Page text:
Libby Hikind, Founder and CEO of GrantWriterTeam.com (561 249-4129) recommends,

Organizations should maintain an up-to-date computer and hard copy grant seeker portfolio in a loose leaf binder with sheet protectors,  The portfolio should contain all the documents you might need to apply for a grant.  Locating and perfecting these documents is more time consuming then writing the grant, itself.

Do not wait –  Start gathering documents today. Be ready to apply for grants!

When and if you realize you are missing a document, don't put it off until later. Immediately notify your grant writer or your in-house staff to start preparing or obtaining the document. One of our grant writers will be happy to assist you in the preparation (if it is required by the funding source). Don't procrastinate!! 

Here is a list of copies of original documents you should place in your portfolio to prepare for the grant proposal application process:

  • 501c3 IRS Determination Letter
  • Incorporation Papers
  • Special Government Licenses Needed 
  • Board of Directors List
  • Organizational Chart
  • W9 Form Signed by The Executive Director
  • Current Organization Budget
  • Recent 990 Forms (For the Past 3 Years)
  • Copy of Most Recent Audited Financial Statements
  • Non-Discrimination Policy
  • Business Continuity of Operations Document or Disaster Plan
  • List and Description of Any Current Programs of The Organization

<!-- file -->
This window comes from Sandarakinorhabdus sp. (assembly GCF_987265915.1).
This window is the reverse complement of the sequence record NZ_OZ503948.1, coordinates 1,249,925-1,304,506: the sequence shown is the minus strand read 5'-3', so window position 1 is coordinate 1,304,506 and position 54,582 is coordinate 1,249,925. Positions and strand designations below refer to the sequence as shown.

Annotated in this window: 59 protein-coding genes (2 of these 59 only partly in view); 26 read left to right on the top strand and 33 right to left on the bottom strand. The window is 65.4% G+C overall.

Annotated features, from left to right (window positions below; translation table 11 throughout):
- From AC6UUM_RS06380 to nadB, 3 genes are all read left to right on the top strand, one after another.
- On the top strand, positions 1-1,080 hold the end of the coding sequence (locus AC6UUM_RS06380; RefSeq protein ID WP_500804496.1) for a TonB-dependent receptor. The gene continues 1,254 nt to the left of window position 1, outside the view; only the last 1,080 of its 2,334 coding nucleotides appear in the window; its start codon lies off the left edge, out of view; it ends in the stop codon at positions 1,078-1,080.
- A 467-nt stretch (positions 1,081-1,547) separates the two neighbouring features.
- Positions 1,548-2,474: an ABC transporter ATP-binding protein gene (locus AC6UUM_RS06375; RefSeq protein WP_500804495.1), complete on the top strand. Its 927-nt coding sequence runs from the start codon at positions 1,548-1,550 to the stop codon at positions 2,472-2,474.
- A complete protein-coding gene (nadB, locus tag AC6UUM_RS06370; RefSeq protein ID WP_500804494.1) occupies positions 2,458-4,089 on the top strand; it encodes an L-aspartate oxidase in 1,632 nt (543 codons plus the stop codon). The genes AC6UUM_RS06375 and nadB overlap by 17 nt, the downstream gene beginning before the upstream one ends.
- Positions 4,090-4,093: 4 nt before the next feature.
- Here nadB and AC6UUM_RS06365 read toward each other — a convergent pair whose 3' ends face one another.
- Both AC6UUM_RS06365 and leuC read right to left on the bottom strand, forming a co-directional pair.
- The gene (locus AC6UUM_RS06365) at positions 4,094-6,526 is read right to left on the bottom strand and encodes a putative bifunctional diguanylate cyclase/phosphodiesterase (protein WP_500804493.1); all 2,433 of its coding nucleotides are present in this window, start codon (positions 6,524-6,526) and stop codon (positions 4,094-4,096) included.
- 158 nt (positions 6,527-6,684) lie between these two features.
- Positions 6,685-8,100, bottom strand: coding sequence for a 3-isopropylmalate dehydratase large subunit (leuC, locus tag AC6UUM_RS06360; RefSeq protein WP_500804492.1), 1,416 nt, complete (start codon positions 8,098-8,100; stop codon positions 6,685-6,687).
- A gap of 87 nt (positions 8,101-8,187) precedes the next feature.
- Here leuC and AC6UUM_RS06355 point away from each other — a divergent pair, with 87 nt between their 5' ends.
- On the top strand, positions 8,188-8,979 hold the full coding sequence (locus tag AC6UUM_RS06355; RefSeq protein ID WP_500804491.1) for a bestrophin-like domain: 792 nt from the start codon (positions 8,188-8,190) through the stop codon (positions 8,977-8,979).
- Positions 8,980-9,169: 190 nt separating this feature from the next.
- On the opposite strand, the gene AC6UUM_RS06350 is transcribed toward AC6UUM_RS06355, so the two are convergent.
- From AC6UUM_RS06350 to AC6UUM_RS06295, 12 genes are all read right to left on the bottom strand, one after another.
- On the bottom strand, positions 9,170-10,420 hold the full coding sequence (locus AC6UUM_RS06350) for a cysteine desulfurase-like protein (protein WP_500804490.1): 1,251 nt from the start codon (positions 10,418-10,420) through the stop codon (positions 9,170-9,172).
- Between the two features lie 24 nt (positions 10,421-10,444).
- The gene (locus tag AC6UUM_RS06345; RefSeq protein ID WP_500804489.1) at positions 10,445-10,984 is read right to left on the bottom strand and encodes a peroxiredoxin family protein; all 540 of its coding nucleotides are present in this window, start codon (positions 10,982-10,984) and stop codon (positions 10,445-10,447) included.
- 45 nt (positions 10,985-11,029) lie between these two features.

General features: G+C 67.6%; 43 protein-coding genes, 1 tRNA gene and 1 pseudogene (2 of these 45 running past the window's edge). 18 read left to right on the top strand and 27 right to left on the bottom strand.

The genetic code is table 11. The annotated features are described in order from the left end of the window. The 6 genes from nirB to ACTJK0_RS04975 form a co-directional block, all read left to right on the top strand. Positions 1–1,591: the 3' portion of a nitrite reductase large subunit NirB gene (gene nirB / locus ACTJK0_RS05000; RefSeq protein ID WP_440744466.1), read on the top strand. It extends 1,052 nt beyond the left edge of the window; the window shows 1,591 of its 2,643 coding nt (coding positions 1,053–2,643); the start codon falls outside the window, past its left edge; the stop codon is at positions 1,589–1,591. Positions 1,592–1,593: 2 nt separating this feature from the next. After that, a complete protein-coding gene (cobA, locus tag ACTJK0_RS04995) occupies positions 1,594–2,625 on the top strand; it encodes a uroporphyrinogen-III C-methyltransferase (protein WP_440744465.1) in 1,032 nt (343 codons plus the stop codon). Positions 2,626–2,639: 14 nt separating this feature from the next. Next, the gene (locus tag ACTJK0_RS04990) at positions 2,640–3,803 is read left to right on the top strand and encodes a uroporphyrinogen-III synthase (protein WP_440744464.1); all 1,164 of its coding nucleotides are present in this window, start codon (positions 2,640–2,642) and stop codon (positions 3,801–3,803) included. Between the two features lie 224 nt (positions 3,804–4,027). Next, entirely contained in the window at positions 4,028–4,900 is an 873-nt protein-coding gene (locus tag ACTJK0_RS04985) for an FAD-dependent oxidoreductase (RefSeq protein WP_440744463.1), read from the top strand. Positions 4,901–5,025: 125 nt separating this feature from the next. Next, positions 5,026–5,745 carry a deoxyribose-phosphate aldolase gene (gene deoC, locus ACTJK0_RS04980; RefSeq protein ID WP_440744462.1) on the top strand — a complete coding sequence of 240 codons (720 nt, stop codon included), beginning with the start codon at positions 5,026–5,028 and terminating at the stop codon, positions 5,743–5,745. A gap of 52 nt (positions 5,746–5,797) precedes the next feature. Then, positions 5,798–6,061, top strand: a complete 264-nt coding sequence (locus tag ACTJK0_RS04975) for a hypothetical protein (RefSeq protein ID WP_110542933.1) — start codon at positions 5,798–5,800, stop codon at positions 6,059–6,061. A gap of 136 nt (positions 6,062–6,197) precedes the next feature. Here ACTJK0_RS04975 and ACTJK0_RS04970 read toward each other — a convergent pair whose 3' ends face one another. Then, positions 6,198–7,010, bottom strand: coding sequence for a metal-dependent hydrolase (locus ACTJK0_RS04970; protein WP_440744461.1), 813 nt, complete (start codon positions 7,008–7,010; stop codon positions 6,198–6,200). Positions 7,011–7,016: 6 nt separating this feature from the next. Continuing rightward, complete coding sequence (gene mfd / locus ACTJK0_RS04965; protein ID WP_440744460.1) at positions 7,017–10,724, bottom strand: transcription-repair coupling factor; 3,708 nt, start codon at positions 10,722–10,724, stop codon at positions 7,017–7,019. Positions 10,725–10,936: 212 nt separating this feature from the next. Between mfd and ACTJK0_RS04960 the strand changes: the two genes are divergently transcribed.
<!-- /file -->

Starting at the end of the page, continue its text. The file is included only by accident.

• Promotional Materials or Articles Previously Written About the Organization.
  • Previously Written Grants
  • Copies of Measurement Tools Like Pre/Post-Tests
  • Resumes, Biographies of Key Staff
  • Statistics, Articles, Photos, Surveys Documenting the Community Need for Your Program

With all of this information, a grant writer will be able to whisk through the grant proposal process. 

Inform your GrantWriterTeam.com grant writer of which documents you have and which documents you need assistance with compiling. Every application has different requirements. The grant writer will tell you specifically what each application requires.

You will provide your documents to the writer, on an as-needed basis (do not automatically transfer your entire file). For example, some grants may require a copy of your insurance certificate. He/she will ask you for it to include in the proposal. 

Your time and that of the grant writer has value.  Don't waste it on scrambling for documents, when it could be used to prepare a compelling application.  Start preparing the portfolio today, concurrently while searching for grants on GrantWatch.com.